Likes: 4
2/2

armbrust.jpg (91.83 KB, 181 downloads)
WWII #276338 12/30/2012 02:05 PM
Joined: Jan 2011
Posts: 739
ETF Offline
Offline
Joined: Jan 2011
Posts: 739
Great looking badges. Beautiful!

ETF #276348 12/30/2012 09:58 PM
Joined: Jun 2002
Posts: 3,188
Likes: 8
OP Offline
Joined: Jun 2002
Posts: 3,188
Likes: 8
Some lovely pieces as usual Bill, thank you for posting them.

Thank you also to ETF for taking the time to reply.

Happy New Year
Don


"Much that once was, is lost, for none now live who remember it"

Galadriel, LotR.
WWII #276356 12/31/2012 01:49 PM
Joined: Jul 2001
Posts: 339
Offline
Joined: Jul 2001
Posts: 339
Bill, I really like the one on the wooden plaque. Is it a club medal or individual konig? Very nice. Happy new year and good collecting in 2013. James

jager #276378 01/01/2013 11:31 AM
Joined: Aug 2000
Posts: 3,980
Likes: 4
Offline
Joined: Aug 2000
Posts: 3,980
Likes: 4
James,

A very Happy New Year to you and all our collecting mates here on the forums!

The decorative plaque was given by the ladies to the men of shooting club, "Crossbow," to recognize and celebrate the official, fiftieth anniversary of the club's flag. Cut and fashioned from a thin piece of silver sheet metal, it measures about 7x9 inches. It's size and relative light weight lead me to believe it might have been used to top-off one of the smaller, runner-type banners? Those somewhere around 7x40 inches long. Most often the long, thin banners were handsomely and richly embroidered - also made and presented by the ladies to the club. It may also have been used to indicate and identify that club's main table or Stammtisch, at a much larger social event? It could have also just hung on a wall in the clubhouse or even graced their main flag display?

That's about all I can surmise without photographic evidence, but I'm sure that wherever this elegant piece of handwork was displayed, it turned plenty of heads.

Thanks to all who've contributed and commented, sure hope we can see some more.

Best!

Bill

WWII #276427 01/02/2013 01:35 PM
Joined: Aug 2000
Posts: 3,980
Likes: 4
Offline
Joined: Aug 2000
Posts: 3,980
Likes: 4

On the subject of archery this decoration may be somewhat apropos ...

I doubt the award is even German, rather, Belgian or Dutch, by the style of the crown? The oak/laurel-leaf wreath can also be deceiving in this case, but the crown should always take precedence when determining national origin.

Whatever the case, here's hoping you'll enjoy it. wink

Best!

Bill

armbrust3sm.jpg (50.49 KB, 141 downloads)
WWII #276445 01/02/2013 11:23 PM
Joined: Aug 2000
Posts: 6,783
Likes: 9
Offline
Joined: Aug 2000
Posts: 6,783
Likes: 9
Bill, that's the one that stuck in my memory these past few smile years.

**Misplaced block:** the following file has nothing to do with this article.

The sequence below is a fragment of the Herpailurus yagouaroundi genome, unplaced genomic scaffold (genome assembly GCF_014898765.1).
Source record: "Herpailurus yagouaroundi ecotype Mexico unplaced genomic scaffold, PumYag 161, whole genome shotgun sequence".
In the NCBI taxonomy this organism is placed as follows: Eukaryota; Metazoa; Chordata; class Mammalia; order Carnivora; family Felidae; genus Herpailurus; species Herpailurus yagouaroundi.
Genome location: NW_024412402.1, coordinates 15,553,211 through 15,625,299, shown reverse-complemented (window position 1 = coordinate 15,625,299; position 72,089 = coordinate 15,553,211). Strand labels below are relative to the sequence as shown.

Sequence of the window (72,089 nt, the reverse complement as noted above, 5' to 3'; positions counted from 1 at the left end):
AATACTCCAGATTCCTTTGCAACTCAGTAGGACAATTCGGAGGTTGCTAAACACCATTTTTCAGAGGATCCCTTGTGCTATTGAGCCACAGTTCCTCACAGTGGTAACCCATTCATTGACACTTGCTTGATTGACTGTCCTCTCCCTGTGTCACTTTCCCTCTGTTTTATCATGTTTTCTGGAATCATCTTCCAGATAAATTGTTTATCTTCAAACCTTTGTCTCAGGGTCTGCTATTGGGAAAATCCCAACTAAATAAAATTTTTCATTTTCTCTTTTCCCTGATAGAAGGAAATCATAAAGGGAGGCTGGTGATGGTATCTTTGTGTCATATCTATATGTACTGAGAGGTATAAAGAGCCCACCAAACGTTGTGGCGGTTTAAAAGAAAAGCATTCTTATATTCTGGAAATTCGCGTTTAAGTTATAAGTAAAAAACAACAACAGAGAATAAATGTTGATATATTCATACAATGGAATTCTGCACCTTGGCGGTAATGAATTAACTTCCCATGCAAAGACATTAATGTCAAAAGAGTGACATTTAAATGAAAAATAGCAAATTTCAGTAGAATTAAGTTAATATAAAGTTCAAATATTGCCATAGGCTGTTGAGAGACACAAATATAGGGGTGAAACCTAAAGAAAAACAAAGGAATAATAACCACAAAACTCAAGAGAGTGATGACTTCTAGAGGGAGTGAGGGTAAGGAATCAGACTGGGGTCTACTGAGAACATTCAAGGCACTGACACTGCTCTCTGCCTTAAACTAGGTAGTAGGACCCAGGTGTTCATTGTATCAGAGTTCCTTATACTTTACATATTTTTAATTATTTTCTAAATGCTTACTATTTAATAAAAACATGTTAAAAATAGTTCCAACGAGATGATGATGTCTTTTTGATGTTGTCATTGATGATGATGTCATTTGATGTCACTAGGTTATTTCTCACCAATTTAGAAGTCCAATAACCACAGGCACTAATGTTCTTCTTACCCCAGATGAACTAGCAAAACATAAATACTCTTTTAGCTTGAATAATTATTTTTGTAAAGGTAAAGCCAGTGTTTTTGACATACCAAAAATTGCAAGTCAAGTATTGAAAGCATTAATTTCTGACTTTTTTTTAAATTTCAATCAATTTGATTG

--dj--Joe


<BR>
derjager #276509 01/04/2013 06:46 AM
Joined: Aug 2003
Posts: 3,777
Likes: 21
Offline
Joined: Aug 2003
Posts: 3,777
Likes: 21
I love this stuff, thank you all for showing some very nice shooting badges. The traditional archers bow and cross bows are part of the oldest of traditions when it comes to shooting events and clubs.

I hope you all don't mind, but just wanted to add that prior to the advent of firearms of course. One of the oldest traditions concerning the use of the cross bow is called "Bird Shooting" which was very popular in the middle ages and throughout. The tradition of "Bird Shooting" hasn't been lost and is still going strong today. Some shooting clubs, "depending on their own rules" still determine the best shooter by this very old tradition. The royal title of Shooting King and or Eagle/Bird King as well as the other titles comes with responsibilities and is a great honor, not only for the individual but for the club as well.

It's believed that during the early bird shooting events live birds such as roosters, geese and other birds were used. Instead of clay pigeons for target practice, using live Pigeons is still legal in some countries and I think Pennsylvania is or was the last holdout state? Turkey shoots were common at one time. In Monaco live pigeon shoots of twenty thousand birds in a season was common and was very popular outside of the casino until one of these dying birds landed at the feet of Princes Grace, so it's said? Although I believe she might of had something to do with banning these events, I'm not sure I believe the dying bird at her feet part? The object was to kill as many birds as possible and elimination with two misses with lots of bets and big money prizes. The one and only time in Olympic history live pigeons were used, was at the 1900 Olympics. As well as at some point running boar and deer?

Sometime during the 13th century the Crusaders introduced the parrot, which became immensely popular with some shooting clubs. That's why we see on rare occasions shooting chains as well as other objects adorned and decorated with the parrot. Some shooting clubs are named after the parrot, which means Papagei in German. A variety of wooden eagle shaped targets, some quite large were also used at bird shooting events during this time and throughout. The eagle target used during the 1934 Leipzig event I'm guessing must have been thirteen feet by eleven feet or more. These targets were and still are for the most part mounted on top of a tall pole and sometimes on a hillside and since the objective is to knock these targets off the pole, you can imagine the amount of bolts or rounds it takes to knock these down! Although used for some time the royal/imperial eagle style wooden target has won out. Adorned with crown, scepter and orb, made of wood and nicely painted, each a work of art IMO.